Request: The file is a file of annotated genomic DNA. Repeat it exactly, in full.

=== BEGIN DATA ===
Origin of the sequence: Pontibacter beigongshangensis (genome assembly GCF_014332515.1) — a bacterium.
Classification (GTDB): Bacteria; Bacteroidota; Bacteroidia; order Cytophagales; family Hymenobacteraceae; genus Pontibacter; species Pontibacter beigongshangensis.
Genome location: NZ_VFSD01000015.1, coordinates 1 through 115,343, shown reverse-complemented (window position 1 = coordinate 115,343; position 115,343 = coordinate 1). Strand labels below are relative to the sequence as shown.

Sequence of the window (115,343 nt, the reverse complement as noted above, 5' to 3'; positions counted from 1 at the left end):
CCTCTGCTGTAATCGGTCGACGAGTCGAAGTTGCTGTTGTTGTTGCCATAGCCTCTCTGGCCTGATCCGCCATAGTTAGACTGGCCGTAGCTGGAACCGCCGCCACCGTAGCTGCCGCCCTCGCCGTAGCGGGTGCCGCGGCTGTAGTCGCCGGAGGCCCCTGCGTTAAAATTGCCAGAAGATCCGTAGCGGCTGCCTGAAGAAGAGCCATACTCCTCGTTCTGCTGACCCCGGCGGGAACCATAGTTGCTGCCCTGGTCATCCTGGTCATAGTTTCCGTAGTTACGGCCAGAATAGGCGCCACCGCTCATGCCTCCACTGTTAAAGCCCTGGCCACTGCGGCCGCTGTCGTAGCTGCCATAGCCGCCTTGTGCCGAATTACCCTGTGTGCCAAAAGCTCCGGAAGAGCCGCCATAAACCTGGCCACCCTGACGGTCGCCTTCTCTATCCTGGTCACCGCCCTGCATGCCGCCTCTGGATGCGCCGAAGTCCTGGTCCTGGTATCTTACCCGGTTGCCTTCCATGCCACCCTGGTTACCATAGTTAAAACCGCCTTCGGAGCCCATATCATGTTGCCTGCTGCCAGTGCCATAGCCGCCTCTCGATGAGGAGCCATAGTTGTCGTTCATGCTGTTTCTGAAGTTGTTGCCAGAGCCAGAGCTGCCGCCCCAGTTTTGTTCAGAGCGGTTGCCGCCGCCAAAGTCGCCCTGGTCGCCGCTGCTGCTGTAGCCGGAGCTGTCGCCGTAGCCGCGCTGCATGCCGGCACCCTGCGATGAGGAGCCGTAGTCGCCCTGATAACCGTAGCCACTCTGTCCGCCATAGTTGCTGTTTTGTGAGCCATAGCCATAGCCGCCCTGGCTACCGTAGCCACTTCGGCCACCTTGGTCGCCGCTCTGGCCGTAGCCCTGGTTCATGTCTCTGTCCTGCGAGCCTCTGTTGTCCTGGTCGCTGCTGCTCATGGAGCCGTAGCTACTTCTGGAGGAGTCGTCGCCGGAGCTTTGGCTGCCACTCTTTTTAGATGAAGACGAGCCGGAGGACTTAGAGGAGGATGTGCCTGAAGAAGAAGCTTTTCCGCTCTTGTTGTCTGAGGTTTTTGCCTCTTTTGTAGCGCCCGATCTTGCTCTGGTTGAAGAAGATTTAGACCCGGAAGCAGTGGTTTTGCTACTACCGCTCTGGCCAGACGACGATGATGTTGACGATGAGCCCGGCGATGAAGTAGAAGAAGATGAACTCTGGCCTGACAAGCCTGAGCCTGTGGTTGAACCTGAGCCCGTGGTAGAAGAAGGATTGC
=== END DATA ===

Origin of the sequence: Pontibacter beigongshangensis (genome assembly GCF_014332515.1) — a bacterium.
Classification (GTDB): Bacteria; Bacteroidota; Bacteroidia; order Cytophagales; family Hymenobacteraceae; genus Pontibacter; species Pontibacter beigongshangensis.
Genome location: NZ_VFSD01000015.1, coordinates 1 through 115,343, shown reverse-complemented (window position 1 = coordinate 115,343; position 115,343 = coordinate 1). Strand labels below are relative to the sequence as shown.

Sequence of the window (115,343 nt, the reverse complement as noted above, 5' to 3'; positions counted from 1 at the left end):
CCTCTGCTGTAATCGGTCGACGAGTCGAAGTTGCTGTTGTTGTTGCCATAGCCTCTCTGGCCTGATCCGCCATAGTTAGACTGGCCGTAGCTGGAACCGCCGCCACCGTAGCTGCCGCCCTCGCCGTAGCGGGTGCCGCGGCTGTAGTCGCCGGAGGCCCCTGCGTTAAAATTGCCAGAAGATCCGTAGCGGCTGCCTGAAGAAGAGCCATACTCCTCGTTCTGCTGACCCCGGCGGGAACCATAGTTGCTGCCCTGGTCATCCTGGTCATAGTTTCCGTAGTTACGGCCAGAATAGGCGCCACCGCTCATGCCTCCACTGTTAAAGCCCTGGCCACTGCGGCCGCTGTCGTAGCTGCCATAGCCGCCTTGTGCCGAATTACCCTGTGTGCCAAAAGCTCCGGAAGAGCCGCCATAAACCTGGCCACCCTGACGGTCGCCTTCTCTATCCTGGTCACCGCCCTGCATGCCGCCTCTGGATGCGCCGAAGTCCTGGTCCTGGTATCTTACCCGGTTGCCTTCCATGCCACCCTGGTTACCATAGTTAAAACCGCCTTCGGAGCCCATATCATGTTGCCTGCTGCCAGTGCCATAGCCGCCTCTCGATGAGGAGCCATAGTTGTCGTTCATGCTGTTTCTGAAGTTGTTGCCAGAGCCAGAGCTGCCGCCCCAGTTTTGTTCAGAGCGGTTGCCGCCGCCAAAGTCGCCCTGGTCGCCGCTGCTGCTGTAGCCGGAGCTGTCGCCGTAGCCGCGCTGCATGCCGGCACCCTGCGATGAGGAGCCGTAGTCGCCCTGATAACCGTAGCCACTCTGTCCGCCATAGTTGCTGTTTTGTGAGCCATAGCCATAGCCGCCCTGGCTACCGTAGCCACTTCGGCCACCTTGGTCGCCGCTCTGGCCGTAGCCCTGGTTCATGTCTCTGTCCTGCGAGCCTCTGTTGTCCTGGTCGCTGCTGCTCATGGAGCCGTAGCTACTTCTGGAGGAGTCGTCGCCGGAGCTTTGGCTGCCACTCTTTTTAGATGAAGACGAGCCGGAGGACTTAGAGGAGGATGTGCCTGAAGAAGAAGCTTTTCCGCTCTTGTTGTCTGAGGTTTTTGCCTCTTTTGTAGCGCCCGATCTTGCTCTGGTTGAAGAAGATTTAGACCCGGAAGCAGTGGTTTTGCTACTACCGCTCTGGCCAGACGACGATGATGTTGACGATGAGCCCGGCGATGAAGTAGAAGAAGATGAACTCTGGCCTGACAAGCCTGAGCCTGTGGTTGAACCTGAGCCCGTGGTAGAAGAAGGATTGC